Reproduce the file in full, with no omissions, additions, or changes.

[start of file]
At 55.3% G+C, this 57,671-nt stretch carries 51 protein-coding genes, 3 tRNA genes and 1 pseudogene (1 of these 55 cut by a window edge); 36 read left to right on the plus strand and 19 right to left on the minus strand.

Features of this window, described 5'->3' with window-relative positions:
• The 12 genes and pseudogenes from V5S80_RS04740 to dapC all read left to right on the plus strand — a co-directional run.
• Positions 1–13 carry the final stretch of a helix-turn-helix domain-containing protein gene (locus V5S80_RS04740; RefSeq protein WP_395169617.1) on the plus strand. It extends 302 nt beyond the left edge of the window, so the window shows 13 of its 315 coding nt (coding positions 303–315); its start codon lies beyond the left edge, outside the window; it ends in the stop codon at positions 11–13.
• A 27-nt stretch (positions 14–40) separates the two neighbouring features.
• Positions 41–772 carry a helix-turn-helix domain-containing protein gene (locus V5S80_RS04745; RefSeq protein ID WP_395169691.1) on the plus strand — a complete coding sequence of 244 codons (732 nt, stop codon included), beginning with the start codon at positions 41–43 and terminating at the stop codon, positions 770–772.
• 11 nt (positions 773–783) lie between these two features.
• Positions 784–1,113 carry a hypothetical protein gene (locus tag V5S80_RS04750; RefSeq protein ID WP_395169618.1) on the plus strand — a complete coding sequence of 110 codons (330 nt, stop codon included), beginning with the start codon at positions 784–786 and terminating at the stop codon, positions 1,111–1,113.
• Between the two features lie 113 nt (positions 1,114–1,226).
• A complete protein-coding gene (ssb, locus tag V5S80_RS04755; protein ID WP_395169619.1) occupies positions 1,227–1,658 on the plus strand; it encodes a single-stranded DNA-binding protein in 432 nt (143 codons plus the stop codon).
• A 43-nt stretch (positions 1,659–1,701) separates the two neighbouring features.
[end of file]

At 55.3% G+C, this 57,671-nt stretch carries 51 protein-coding genes, 3 tRNA genes and 1 pseudogene (1 of these 55 cut by a window edge); 36 read left to right on the plus strand and 19 right to left on the minus strand.

Features of this window, described 5'->3' with window-relative positions:
• The 12 genes and pseudogenes from V5S80_RS04740 to dapC all read left to right on the plus strand — a co-directional run.
• Positions 1–13 carry the final stretch of a helix-turn-helix domain-containing protein gene (locus V5S80_RS04740; RefSeq protein WP_395169617.1) on the plus strand. It extends 302 nt beyond the left edge of the window, so the window shows 13 of its 315 coding nt (coding positions 303–315); its start codon lies beyond the left edge, outside the window; it ends in the stop codon at positions 11–13.
• A 27-nt stretch (positions 14–40) separates the two neighbouring features.
• Positions 41–772 carry a helix-turn-helix domain-containing protein gene (locus V5S80_RS04745; RefSeq protein ID WP_395169691.1) on the plus strand — a complete coding sequence of 244 codons (732 nt, stop codon included), beginning with the start codon at positions 41–43 and terminating at the stop codon, positions 770–772.
• 11 nt (positions 773–783) lie between these two features.
• Positions 784–1,113 carry a hypothetical protein gene (locus tag V5S80_RS04750; RefSeq protein ID WP_395169618.1) on the plus strand — a complete coding sequence of 110 codons (330 nt, stop codon included), beginning with the start codon at positions 784–786 and terminating at the stop codon, positions 1,111–1,113.
• Between the two features lie 113 nt (positions 1,114–1,226).
• A complete protein-coding gene (ssb, locus tag V5S80_RS04755; protein ID WP_395169619.1) occupies positions 1,227–1,658 on the plus strand; it encodes a single-stranded DNA-binding protein in 432 nt (143 codons plus the stop codon).
• A 43-nt stretch (positions 1,659–1,701) separates the two neighbouring features.